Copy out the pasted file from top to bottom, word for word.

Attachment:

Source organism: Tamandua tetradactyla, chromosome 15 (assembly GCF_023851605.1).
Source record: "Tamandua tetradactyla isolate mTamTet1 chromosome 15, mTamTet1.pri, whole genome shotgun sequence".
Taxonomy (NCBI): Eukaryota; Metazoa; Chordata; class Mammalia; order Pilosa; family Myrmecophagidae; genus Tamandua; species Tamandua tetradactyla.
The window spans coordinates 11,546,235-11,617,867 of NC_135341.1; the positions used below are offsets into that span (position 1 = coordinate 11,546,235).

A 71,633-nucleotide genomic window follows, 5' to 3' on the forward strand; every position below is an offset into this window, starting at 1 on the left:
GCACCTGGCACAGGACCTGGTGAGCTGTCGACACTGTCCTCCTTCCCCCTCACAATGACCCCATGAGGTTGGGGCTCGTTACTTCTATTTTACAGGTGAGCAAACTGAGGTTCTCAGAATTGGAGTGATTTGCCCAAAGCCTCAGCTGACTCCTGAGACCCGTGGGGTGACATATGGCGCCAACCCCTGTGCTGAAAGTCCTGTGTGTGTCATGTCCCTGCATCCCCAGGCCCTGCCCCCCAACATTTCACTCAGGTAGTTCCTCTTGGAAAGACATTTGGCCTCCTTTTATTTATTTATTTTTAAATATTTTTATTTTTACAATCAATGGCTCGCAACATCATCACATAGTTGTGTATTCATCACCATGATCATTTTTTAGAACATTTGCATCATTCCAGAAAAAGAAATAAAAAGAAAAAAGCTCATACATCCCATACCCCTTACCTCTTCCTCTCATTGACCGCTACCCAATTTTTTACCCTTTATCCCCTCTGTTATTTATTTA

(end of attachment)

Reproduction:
Source organism: Tamandua tetradactyla, chromosome 15 (assembly GCF_023851605.1).
Source record: "Tamandua tetradactyla isolate mTamTet1 chromosome 15, mTamTet1.pri, whole genome shotgun sequence".
Taxonomy (NCBI): Eukaryota; Metazoa; Chordata; class Mammalia; order Pilosa; family Myrmecophagidae; genus Tamandua; species Tamandua tetradactyla.
The window spans coordinates 11,546,235-11,617,867 of NC_135341.1; the positions used below are offsets into that span (position 1 = coordinate 11,546,235).

A 71,633-nucleotide genomic window follows, 5' to 3' on the forward strand; every position below is an offset into this window, starting at 1 on the left:
GCACCTGGCACAGGACCTGGTGAGCTGTCGACACTGTCCTCCTTCCCCCTCACAATGACCCCATGAGGTTGGGGCTCGTTACTTCTATTTTACAGGTGAGCAAACTGAGGTTCTCAGAATTGGAGTGATTTGCCCAAAGCCTCAGCTGACTCCTGAGACCCGTGGGGTGACATATGGCGCCAACCCCTGTGCTGAAAGTCCTGTGTGTGTCATGTCCCTGCATCCCCAGGCCCTGCCCCCCAACATTTCACTCAGGTAGTTCCTCTTGGAAAGACATTTGGCCTCCTTTTATTTATTTATTTTTAAATATTTTTATTTTTACAATCAATGGCTCGCAACATCATCACATAGTTGTGTATTCATCACCATGATCATTTTTTAGAACATTTGCATCATTCCAGAAAAAGAAATAAAAAGAAAAAAGCTCATACATCCCATACCCCTTACCTCTTCCTCTCATTGACCGCTACCCAATTTTTTACCCTTTATCCCCTCTGTTATTTATTTA